5 July 2016

The High Ground

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The High Ground (The Imperials Saga, 1)
Melinda Snodgrass
Titan Books, 5 July 2016
PB, 432pp
Source: Advance copy kindly provided by the publisher

Six hundred years in the future, enabled by the discovery of how to fold space, humanity has spread out across the Galaxy. Old Earth is abandoned, a violent, inhospitable place, its climate ruined, and of interest only to eccentrics and romantics.


In other ways things have gone backwards - the Galaxy is ruled by the Emperor of the Solar League under whom an extensive aristocracy flourishes.

Like aristocracies everywhere, they are arrogant, entitled and more ornamental then useful (for certain values of "ornamental"). But they do have power.

Women are treated as breeding units, forbidden any autonomy and tyrannised by the Church. Aliens whose planets have been conquered by the human race are mistrusted and kept down (in a sly vignette Snodgrass shows us how under this hierarchical model even the lowest class humans have somebody to look down on: a perfect illustration of colonialism and racism).

If that makes the book sound rather worthy, it's not. I mean, it is (what's wrong with being worthy?) but it is first and foremost a story, and a well-told one. In a blend of SF, YA, school story and even fairytale ("the Princess and the Tailor's son") Snodgrass drives the plot though two enthralling - if often very annoying - protagonists, Tracy (the tailor's son - and a pretty mean stitcher himself) and Mercedes (the daughter of the Emperor). Of course, they fall in love, despite their different status and of course, this causes problems (a princess and a dirty intitulado?) But there's more going on here. There is the whole dynamic of an able, but poor, man who has an opportunity to make his mark when he wins a scholarship to the elite Academy, the High ground of the title but who is forced to defer to a bunch of often incompetent toffs. Even when he saves the day he risks being blamed for whatever has gone wrong, and can't take any credit.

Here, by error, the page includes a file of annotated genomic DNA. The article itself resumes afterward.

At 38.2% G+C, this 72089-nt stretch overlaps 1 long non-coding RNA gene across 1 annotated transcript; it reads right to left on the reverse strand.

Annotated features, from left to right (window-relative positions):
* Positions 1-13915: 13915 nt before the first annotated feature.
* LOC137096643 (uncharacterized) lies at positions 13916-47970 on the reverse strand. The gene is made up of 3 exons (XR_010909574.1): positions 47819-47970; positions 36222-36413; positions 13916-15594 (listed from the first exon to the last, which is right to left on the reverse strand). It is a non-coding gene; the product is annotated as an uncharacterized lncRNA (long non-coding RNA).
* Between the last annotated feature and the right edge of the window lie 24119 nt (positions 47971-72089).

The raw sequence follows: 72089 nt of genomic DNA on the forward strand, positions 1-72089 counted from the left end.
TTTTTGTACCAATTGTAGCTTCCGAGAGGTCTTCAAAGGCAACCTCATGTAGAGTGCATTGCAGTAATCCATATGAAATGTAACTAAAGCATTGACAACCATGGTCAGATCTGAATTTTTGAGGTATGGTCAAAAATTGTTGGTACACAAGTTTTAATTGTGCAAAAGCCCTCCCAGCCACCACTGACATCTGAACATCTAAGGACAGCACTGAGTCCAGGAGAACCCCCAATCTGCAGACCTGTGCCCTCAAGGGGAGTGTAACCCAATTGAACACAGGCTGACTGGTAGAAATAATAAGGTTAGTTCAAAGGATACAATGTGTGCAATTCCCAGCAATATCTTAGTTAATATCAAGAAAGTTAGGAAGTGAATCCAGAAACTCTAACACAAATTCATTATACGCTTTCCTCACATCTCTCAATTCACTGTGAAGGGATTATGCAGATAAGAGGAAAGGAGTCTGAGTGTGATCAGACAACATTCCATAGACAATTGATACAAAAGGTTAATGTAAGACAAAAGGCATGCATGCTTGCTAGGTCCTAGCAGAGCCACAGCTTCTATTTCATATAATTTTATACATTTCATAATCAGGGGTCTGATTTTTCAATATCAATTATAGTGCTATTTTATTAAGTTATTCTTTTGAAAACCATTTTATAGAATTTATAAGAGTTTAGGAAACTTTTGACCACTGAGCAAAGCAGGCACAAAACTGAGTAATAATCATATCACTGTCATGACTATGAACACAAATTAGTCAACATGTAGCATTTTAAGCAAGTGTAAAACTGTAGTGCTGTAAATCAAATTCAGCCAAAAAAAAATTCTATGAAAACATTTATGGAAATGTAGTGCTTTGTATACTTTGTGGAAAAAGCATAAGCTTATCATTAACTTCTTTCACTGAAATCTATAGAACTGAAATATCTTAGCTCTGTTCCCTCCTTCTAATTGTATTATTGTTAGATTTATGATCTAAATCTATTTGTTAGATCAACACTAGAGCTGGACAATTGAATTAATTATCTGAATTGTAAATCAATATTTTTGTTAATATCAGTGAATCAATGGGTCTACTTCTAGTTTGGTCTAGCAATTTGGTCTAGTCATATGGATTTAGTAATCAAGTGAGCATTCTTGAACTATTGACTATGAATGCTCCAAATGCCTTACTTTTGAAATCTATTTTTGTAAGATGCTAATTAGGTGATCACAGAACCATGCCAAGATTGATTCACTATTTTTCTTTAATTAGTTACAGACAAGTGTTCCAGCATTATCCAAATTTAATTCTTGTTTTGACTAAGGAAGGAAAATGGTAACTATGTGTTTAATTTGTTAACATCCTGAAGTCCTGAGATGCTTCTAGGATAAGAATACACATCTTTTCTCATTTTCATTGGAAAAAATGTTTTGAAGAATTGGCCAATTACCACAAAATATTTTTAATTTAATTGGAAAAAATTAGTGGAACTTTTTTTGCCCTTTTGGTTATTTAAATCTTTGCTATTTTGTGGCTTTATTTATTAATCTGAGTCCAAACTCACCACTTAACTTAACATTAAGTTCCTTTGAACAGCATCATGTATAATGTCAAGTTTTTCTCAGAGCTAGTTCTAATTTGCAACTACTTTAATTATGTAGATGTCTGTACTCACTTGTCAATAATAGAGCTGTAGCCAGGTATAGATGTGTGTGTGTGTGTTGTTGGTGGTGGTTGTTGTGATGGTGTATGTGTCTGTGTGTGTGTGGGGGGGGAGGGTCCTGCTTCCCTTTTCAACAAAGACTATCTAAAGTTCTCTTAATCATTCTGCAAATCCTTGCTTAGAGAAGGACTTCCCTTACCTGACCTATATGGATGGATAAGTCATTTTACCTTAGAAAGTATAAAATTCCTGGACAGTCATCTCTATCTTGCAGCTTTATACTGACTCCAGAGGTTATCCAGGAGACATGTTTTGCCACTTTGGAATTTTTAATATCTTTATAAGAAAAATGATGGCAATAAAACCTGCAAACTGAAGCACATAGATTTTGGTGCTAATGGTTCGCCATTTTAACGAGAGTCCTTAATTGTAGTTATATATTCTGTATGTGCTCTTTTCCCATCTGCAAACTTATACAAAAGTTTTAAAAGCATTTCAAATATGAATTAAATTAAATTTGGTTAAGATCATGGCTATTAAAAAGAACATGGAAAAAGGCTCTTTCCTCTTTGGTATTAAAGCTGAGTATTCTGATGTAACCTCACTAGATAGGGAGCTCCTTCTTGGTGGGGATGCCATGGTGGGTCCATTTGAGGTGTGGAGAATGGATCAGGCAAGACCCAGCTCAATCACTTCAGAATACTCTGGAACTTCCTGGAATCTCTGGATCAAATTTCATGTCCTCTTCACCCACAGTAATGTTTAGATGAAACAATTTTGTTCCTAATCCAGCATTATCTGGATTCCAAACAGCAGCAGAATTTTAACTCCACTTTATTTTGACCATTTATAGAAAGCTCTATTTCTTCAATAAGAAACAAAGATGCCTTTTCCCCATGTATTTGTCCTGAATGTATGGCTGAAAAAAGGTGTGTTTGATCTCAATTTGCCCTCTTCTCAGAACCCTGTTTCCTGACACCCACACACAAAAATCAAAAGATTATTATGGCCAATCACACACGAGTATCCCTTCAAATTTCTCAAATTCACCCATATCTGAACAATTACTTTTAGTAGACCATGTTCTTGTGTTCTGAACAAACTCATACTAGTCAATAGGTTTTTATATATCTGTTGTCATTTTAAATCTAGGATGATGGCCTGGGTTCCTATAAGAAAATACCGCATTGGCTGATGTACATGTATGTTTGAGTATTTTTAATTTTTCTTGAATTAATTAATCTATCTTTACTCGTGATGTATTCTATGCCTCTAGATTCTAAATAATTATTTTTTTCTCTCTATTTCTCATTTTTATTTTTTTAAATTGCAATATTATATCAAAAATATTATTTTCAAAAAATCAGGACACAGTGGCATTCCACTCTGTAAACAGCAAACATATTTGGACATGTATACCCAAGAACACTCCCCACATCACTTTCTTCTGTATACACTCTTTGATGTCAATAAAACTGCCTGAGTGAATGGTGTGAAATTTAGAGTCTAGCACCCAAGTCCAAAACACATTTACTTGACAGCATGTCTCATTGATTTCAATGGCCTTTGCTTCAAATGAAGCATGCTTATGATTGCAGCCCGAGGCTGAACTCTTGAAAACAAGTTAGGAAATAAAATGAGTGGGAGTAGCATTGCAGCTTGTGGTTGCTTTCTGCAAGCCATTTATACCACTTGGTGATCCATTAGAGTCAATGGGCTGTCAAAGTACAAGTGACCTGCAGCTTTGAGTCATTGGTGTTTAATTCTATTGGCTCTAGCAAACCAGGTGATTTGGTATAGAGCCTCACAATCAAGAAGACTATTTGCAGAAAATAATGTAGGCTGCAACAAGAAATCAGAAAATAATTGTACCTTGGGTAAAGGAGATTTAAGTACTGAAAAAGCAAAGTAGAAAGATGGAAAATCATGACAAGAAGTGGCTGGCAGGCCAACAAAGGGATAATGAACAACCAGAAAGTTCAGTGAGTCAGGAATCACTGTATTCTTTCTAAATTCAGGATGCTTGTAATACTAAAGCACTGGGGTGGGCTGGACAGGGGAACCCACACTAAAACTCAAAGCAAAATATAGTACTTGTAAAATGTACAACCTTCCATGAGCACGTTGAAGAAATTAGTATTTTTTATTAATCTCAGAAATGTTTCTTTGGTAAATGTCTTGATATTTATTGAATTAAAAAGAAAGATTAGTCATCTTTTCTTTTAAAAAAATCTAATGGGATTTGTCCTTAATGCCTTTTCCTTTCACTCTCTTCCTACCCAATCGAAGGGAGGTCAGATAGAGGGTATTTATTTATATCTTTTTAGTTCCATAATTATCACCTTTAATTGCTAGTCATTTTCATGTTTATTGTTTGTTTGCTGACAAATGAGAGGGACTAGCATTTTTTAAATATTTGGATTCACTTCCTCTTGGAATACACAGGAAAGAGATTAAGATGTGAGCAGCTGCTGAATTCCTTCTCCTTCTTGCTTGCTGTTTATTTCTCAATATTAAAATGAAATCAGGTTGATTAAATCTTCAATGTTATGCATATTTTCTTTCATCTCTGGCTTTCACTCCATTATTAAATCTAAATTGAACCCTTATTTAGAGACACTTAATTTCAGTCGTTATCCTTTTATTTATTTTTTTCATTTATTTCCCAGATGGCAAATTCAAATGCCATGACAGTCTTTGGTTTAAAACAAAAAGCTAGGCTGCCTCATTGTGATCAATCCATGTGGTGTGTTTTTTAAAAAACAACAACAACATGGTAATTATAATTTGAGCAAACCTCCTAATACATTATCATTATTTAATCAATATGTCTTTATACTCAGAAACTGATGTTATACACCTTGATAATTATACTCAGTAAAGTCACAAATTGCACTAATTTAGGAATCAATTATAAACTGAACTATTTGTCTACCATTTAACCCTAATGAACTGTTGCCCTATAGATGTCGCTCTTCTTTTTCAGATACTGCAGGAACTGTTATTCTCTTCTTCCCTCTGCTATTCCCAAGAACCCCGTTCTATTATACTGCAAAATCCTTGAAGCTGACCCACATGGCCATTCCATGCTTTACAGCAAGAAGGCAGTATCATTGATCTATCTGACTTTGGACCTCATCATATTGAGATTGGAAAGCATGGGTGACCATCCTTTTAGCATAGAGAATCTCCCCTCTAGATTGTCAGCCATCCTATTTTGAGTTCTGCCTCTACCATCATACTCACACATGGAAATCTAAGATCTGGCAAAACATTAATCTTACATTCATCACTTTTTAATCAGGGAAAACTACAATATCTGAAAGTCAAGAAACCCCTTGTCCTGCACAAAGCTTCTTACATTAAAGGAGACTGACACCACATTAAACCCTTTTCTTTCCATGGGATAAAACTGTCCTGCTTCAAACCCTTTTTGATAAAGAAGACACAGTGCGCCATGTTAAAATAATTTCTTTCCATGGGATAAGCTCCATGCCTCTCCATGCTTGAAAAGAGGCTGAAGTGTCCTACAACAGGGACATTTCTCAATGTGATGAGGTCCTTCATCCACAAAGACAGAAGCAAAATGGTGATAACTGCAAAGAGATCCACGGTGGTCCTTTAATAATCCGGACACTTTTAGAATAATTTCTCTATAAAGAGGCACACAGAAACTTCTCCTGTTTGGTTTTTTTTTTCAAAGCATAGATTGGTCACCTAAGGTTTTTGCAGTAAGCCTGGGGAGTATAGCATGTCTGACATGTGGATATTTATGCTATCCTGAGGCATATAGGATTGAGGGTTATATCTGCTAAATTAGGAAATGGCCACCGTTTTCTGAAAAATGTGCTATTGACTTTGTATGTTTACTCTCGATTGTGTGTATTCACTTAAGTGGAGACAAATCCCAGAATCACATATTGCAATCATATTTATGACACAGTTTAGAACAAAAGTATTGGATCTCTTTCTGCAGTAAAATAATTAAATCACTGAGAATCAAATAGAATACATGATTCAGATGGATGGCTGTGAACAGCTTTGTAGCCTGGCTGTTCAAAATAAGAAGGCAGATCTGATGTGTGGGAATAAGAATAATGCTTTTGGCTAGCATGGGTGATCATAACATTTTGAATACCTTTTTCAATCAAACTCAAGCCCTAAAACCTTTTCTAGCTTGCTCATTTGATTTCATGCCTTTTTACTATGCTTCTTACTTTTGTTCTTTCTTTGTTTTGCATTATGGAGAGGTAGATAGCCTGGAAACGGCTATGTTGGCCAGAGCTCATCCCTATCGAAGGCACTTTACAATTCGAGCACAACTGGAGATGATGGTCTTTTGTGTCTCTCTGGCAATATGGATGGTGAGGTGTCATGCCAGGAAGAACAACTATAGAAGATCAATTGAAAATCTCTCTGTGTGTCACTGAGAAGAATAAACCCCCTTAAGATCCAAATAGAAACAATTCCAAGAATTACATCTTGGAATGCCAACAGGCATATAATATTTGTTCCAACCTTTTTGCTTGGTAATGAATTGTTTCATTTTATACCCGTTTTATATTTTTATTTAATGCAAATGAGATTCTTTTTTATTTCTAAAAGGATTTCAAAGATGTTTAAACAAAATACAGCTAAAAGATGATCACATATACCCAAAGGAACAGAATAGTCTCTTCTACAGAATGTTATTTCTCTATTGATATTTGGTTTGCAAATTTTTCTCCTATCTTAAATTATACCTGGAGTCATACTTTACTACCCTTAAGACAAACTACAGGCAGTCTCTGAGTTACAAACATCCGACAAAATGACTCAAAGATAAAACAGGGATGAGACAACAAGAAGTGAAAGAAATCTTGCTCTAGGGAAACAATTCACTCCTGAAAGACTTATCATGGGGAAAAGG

Similarly for Mercedes - ostensibly a pampered, privileged daughter of power, she has no autonomy, no say over her life - she never wanted to join the High Ground, but is forced to, the first woman ever, yes, but not of her choice: it's all for for reasons of politics. yet she wants to make a success of it, not to be a token woman, to graduate: but that seems to mean having to be twice as good as the boys (while hobbled by impractical clothing). The same as the men but backwards and in high heels, as it were. There is a hilarious scene where Mercedes beats the male cadets hands down in a space fighter simulator. They're furious. It must be rigged, mustn't it? One can't help thinking of the recent tedious sulking by male gamers (so, OK, perhaps this future isn't so far from our present as you'd think...)

It's an enjoyable read. Through all their trials and setbacks, Tracy and Mercedes remain vivid, real characters, teenagers learning about life in a world they don't control and can't (much) influence (not even the all mighty Princess). This is the first volume of a series and rightly it concentrates on establishing the world and drawing the characters. There are some hints of wider things going on (in the prologue, in the mentions of Hidden Worlds and missing ships, and in the closing part of the book, where feudal politics suddenly and violently intrudes into the lives of the pair) but this is largely a character study: think Romeo and Juliet in space, with a dash of Hogwarts mixed in.

Finally, for a book that takes a swords-and-honour culture (unless you're one of the peasants, who can't afford honour) the culture was (for me) refreshingly different as the chivalric titles and general ambience are Spanish rather than Anglo. Not only did that add a dash of the exotic (again, there's humour when it's explained what the titles are derived form!), but it also avoids the impression, whenever a new character appears with a resounding title, that he (it's generally he) is clothed in furs and has just come in from a snowstorm.

The only slight drawback for me was the sheer numbers of aristocratic characters with florid titles: it's hard at times to keep up with who everyone is and whether or not they are Tracy's allies or enemies (actually that's not so hard, he has few friends). Aristocrats - what use are they?

For an interview with Melinda Snodgrass, listen to this Episode of the Tea and Jeopardy podcast, with Emma Newman.

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